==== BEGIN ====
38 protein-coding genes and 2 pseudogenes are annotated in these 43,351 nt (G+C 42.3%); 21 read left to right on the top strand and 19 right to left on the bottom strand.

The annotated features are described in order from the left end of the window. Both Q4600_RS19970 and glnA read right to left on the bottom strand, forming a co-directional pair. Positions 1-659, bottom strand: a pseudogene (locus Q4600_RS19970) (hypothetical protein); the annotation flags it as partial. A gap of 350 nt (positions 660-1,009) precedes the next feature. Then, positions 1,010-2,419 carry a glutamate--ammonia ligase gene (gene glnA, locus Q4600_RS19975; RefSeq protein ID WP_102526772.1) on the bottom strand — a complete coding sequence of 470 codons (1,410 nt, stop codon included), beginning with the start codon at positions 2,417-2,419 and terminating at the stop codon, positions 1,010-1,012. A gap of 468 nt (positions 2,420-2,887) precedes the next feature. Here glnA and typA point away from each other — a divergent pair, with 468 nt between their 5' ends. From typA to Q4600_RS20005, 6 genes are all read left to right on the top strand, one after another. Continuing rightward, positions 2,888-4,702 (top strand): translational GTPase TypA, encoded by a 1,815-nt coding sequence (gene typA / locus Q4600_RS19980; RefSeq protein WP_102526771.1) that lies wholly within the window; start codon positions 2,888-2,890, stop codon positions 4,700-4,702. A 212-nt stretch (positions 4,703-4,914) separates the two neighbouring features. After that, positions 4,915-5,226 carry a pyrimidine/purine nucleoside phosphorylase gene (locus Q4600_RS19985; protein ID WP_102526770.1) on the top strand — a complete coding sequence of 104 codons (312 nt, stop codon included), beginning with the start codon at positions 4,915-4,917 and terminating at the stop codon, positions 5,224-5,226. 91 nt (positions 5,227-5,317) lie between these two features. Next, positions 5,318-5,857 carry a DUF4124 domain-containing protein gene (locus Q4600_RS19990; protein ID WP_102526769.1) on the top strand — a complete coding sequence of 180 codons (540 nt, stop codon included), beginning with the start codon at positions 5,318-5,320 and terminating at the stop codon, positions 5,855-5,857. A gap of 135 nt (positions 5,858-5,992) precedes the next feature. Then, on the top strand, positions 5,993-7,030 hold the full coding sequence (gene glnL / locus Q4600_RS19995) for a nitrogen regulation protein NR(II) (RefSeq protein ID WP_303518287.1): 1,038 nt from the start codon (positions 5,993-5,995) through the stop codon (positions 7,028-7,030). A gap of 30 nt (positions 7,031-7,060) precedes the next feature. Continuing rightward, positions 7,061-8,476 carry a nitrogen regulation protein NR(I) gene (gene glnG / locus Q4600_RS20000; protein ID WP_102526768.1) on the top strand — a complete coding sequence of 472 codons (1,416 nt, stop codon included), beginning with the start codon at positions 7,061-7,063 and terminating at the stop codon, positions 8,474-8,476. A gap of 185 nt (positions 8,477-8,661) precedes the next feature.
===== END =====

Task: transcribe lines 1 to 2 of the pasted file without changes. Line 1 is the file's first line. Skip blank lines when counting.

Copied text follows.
38 protein-coding genes and 2 pseudogenes are annotated in these 43,351 nt (G+C 42.3%); 21 read left to right on the top strand and 19 right to left on the bottom strand.

The annotated features are described in order from the left end of the window. Both Q4600_RS19970 and glnA read right to left on the bottom strand, forming a co-directional pair. Positions 1-659, bottom strand: a pseudogene (locus Q4600_RS19970) (hypothetical protein); the annotation flags it as partial. A gap of 350 nt (positions 660-1,009) precedes the next feature. Then, positions 1,010-2,419 carry a glutamate--ammonia ligase gene (gene glnA, locus Q4600_RS19975; RefSeq protein ID WP_102526772.1) on the bottom strand — a complete coding sequence of 470 codons (1,410 nt, stop codon included), beginning with the start codon at positions 2,417-2,419 and terminating at the stop codon, positions 1,010-1,012. A gap of 468 nt (positions 2,420-2,887) precedes the next feature. Here glnA and typA point away from each other — a divergent pair, with 468 nt between their 5' ends. From typA to Q4600_RS20005, 6 genes are all read left to right on the top strand, one after another. Continuing rightward, positions 2,888-4,702 (top strand): translational GTPase TypA, encoded by a 1,815-nt coding sequence (gene typA / locus Q4600_RS19980; RefSeq protein WP_102526771.1) that lies wholly within the window; start codon positions 2,888-2,890, stop codon positions 4,700-4,702. A 212-nt stretch (positions 4,703-4,914) separates the two neighbouring features. After that, positions 4,915-5,226 carry a pyrimidine/purine nucleoside phosphorylase gene (locus Q4600_RS19985; protein ID WP_102526770.1) on the top strand — a complete coding sequence of 104 codons (312 nt, stop codon included), beginning with the start codon at positions 4,915-4,917 and terminating at the stop codon, positions 5,224-5,226. 91 nt (positions 5,227-5,317) lie between these two features. Next, positions 5,318-5,857 carry a DUF4124 domain-containing protein gene (locus Q4600_RS19990; protein ID WP_102526769.1) on the top strand — a complete coding sequence of 180 codons (540 nt, stop codon included), beginning with the start codon at positions 5,318-5,320 and terminating at the stop codon, positions 5,855-5,857. A gap of 135 nt (positions 5,858-5,992) precedes the next feature. Then, on the top strand, positions 5,993-7,030 hold the full coding sequence (gene glnL / locus Q4600_RS19995) for a nitrogen regulation protein NR(II) (RefSeq protein ID WP_303518287.1): 1,038 nt from the start codon (positions 5,993-5,995) through the stop codon (positions 7,028-7,030). A gap of 30 nt (positions 7,031-7,060) precedes the next feature. Continuing rightward, positions 7,061-8,476 carry a nitrogen regulation protein NR(I) gene (gene glnG / locus Q4600_RS20000; protein ID WP_102526768.1) on the top strand — a complete coding sequence of 472 codons (1,416 nt, stop codon included), beginning with the start codon at positions 7,061-7,063 and terminating at the stop codon, positions 8,474-8,476. A gap of 185 nt (positions 8,477-8,661) precedes the next feature.